Who Is Donna Chester, The Woman Who Interviewed Jeffrey Dahmer Just Days Before His Arrest?

Although the world learned of Jeffrey Dahmer's cannibalistic murders after his July 1991 arrest (per History), Newsweek explains that he was already a four-time convicted criminal. Prior to gaining infamy for killing a total of 17 male individuals, Dahmer had been sentenced to 12 months in jail and five years probation for sexually assaulting a 13-year-old boy. Dahmer lured the victim, Somsack Sinthasomphone, into his home with the promise of money in exchange for nude photos (via Yahoo!). Instead of giving him the $50 they agreed upon, Dahmer drugged and assaulted him (per AP News). Sinthasomphone was able to flee, resulting in a second-degree sexual assault charge for Dahmer in 1989.

He was originally sentenced to eight years for this crime. However, Dahmer's sentence was reduced after he wrote an apologetic letter to Judge William Gardner. Collider states that Gardner provided him with work release and a probation officer. He also made Dahmer register as a sex offender. According to another article from AP News, Dahmer spent only 10 months in jail. 

That particular story has an even crueler end a couple of years later, as horrifically, he later went on to murder Sinthasomphone's younger brother, Konerak Sinthasomphone, in 1991. In fact, this murder is featured on the popular and controversial Netflix series "Monster: The Jeffrey Dahmer Story." What isn't mentioned in the dramatization, though, is his probation officer who he spoke with on a regular basis and her story.

Donna Chester was assigned as his probation officer

Collider reports that in March 1990, probation officer Donna Chester began meeting with Dahmer twice a week. According to court documents posted on Justia Law, she graduated from the University of Wisconsin-Milwaukee School of Social Welfare. Other court documents (via FindLaw) reveal that she had only begun working as a probation and parole officer for the State of Wisconsin in January of that year. Chester's appointments with Dahmer were 10 minutes to an hour long. She explained that she "tended to spend more time in counseling with Dahmer than average for (her) clients." Moreover, Chester helped Dahmer, an alcoholic, enroll in an outpatient alcohol treatment program and other clinical services.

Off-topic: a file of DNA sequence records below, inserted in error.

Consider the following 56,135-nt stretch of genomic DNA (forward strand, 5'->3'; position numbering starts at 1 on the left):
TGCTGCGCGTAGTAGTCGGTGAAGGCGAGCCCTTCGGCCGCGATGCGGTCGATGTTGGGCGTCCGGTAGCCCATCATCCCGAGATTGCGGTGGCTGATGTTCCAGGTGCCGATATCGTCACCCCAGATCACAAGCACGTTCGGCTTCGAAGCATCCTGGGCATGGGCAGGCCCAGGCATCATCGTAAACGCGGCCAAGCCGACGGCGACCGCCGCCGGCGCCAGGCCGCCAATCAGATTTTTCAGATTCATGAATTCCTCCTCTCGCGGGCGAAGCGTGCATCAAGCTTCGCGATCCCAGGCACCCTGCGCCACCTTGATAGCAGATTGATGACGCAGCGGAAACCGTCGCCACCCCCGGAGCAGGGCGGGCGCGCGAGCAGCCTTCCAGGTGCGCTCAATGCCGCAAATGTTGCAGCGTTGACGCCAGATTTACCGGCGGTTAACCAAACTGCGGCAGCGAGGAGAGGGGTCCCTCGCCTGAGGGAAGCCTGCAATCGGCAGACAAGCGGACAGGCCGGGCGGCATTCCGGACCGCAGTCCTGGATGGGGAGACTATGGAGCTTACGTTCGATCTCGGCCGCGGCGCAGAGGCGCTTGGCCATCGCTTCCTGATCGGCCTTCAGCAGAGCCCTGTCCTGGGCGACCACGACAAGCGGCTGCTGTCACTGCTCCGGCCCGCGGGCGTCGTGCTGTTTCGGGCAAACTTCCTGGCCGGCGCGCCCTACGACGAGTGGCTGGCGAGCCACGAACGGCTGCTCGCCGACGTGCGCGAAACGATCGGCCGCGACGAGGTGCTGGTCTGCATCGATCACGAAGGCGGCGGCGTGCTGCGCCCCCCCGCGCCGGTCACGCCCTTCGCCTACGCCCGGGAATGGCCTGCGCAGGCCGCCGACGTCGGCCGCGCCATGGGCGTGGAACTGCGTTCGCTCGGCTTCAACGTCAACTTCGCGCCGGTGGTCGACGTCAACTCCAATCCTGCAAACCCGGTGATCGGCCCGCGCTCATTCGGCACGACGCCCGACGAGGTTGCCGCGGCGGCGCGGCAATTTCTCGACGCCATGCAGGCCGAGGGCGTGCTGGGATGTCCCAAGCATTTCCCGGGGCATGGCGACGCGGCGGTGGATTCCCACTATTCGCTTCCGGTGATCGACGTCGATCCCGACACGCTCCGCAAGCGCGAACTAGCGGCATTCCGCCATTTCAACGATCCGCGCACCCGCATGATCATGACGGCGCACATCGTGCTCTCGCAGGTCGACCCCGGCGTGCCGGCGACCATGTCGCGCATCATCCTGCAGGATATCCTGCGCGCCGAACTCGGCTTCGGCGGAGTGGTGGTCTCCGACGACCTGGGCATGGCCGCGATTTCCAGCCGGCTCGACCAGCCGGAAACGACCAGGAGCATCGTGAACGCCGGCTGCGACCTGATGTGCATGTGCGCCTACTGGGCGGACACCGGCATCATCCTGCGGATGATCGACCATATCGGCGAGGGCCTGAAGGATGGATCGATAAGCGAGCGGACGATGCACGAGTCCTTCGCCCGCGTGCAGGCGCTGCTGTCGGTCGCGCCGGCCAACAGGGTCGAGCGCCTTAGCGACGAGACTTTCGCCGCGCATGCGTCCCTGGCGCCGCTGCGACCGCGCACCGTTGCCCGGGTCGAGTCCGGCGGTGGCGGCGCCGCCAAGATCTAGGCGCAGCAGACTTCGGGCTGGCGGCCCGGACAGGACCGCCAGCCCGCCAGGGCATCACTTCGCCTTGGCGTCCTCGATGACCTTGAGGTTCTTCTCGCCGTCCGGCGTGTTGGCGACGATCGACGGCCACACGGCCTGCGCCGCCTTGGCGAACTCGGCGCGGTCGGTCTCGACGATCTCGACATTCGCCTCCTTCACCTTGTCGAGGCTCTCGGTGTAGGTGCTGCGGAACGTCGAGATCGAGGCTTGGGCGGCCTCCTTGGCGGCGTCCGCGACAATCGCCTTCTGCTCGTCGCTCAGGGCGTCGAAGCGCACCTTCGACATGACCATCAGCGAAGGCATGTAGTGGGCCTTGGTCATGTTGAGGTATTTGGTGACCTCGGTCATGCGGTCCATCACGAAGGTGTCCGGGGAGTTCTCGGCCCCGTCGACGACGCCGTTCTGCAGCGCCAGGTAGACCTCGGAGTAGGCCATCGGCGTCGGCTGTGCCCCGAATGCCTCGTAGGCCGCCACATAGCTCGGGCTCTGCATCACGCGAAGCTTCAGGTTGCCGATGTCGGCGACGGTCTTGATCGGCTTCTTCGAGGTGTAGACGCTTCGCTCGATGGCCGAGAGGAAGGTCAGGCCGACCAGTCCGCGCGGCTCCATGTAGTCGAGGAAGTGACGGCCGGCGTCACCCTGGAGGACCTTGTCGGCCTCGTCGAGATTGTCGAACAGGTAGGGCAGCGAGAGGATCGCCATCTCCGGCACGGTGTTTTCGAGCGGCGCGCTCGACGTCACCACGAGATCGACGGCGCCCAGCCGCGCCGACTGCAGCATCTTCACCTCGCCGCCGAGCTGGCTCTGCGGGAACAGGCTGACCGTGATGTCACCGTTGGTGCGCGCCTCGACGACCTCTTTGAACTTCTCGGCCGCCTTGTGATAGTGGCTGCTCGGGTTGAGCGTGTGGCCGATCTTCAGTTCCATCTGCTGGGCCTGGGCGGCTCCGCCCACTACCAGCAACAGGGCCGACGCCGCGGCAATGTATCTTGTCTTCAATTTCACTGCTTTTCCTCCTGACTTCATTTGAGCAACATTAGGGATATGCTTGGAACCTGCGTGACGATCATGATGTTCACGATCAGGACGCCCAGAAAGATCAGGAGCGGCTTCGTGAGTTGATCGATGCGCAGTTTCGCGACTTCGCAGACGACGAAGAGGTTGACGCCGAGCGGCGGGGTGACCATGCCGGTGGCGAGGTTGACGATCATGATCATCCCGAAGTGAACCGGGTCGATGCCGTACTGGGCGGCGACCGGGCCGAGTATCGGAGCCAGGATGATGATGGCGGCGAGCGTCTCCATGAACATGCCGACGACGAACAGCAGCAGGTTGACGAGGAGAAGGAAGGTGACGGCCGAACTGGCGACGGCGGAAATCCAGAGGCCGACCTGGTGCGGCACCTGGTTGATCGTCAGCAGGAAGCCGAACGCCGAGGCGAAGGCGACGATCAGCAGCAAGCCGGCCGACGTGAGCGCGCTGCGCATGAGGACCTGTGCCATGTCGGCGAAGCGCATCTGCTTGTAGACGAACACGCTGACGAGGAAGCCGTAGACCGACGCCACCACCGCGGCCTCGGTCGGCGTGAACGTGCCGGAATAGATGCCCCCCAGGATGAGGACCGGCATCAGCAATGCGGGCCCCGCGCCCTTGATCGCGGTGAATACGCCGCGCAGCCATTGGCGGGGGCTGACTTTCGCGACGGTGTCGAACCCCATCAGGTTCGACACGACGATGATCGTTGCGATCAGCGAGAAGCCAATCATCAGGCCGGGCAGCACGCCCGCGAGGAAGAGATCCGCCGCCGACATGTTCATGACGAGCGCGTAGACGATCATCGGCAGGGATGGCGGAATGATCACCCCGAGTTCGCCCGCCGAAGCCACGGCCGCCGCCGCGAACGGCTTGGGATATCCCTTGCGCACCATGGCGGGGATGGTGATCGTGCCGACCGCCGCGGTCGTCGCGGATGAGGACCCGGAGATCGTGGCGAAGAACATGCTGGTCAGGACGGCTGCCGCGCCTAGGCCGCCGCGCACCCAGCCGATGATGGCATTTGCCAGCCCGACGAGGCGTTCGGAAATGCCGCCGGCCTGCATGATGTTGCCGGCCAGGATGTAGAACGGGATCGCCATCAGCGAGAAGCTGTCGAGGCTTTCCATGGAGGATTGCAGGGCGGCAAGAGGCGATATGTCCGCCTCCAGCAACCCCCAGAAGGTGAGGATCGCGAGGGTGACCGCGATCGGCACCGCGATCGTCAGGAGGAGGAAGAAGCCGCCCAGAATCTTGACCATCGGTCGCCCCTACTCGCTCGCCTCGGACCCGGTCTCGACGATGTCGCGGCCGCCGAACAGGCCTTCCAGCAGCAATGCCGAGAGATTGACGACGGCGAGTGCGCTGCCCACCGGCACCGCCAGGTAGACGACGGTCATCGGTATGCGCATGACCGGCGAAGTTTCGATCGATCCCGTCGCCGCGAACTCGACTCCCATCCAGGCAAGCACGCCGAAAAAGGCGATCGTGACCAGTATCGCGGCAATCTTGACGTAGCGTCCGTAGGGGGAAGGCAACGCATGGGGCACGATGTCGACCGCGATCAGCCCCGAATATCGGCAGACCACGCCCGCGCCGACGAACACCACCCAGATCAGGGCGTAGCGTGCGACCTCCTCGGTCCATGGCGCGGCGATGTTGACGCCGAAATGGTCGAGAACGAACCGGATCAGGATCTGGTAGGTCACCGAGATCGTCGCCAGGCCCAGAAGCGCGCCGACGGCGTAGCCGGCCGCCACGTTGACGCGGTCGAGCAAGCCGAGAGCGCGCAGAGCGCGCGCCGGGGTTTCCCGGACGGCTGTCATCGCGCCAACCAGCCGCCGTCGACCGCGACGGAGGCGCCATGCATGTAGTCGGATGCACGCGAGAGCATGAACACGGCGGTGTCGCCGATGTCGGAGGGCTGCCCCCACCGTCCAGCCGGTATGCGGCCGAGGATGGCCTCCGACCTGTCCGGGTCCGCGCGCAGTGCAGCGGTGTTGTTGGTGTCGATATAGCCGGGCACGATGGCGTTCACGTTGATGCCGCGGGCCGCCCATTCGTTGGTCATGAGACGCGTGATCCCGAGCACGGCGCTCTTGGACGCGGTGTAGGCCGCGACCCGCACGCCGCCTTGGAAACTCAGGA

She stated that Dahmer was "one of the most cooperative clients [she'd] ever worked with." Despite this, AP News states that it was clear to Chester that Dahmer had psychological issues. In one report, she said that he ″continues to be morbid about problems.″ Chester added (via Greensboro), "Client appears to be depressed all the time." Per The Tampa Bay Times, Chester wrote in her reports that Dahmer often had little money, an issue that seemed to bother him. In addition, Dahmer opened up to Chester about his family and his sexuality. Chester also noted that Dahmer often complained about ″how hard life is for him.″ Even so, she had no idea of the evil Dahmer was capable of.

Chester had no indication that Dahmer was a serial killer

According to AP News, Chester continued to see Dahmer until July 18, 1991. Dahmer would be arrested for murder just a few days later on July 22 (via History). Only days before he was caught, USA Today reports that Dahmer was fired from his job at the Ambrosia Chocolate factory in Milwaukee. Dahmer informed Chester of his dismissal and told her that it ″would be a good reason to commit suicide.″ In her report, Chester wrote that Dahmer ″sounded very depressed″ about this and the hospitalization of his grandmother. Unbeknownst to Chester, Collider states that she spoke to Dahmer in his apartment all while some of the remains of his victims were stored in barrels and his freezer.

Greensboro notes that Dahmer knew before he was fired that he was likely going to lose his job. The reality of this resulted in three different killings between June 30 and July 19. Court documents on Justia Law state that nothing about Dahmer raised any red flags for Chester in the days before his arrest. As a result, Dahmer was free to kill.

In fact, court documents on FindLaw explain that Chester seemed to pity Dahmer for losing his job and attempted to get him some help. When she was told that Dahmer was arrested, Chester noted,  "Up to this point in time I had no legitimate or lawful grounds under departmental policies and rules to take Dahmer into custody or to revoke his probation." In spite of this, the family of one of Dahmer's victims later sued the city of Milwaukee. The lawsuit partly blames Chester for the victims' death.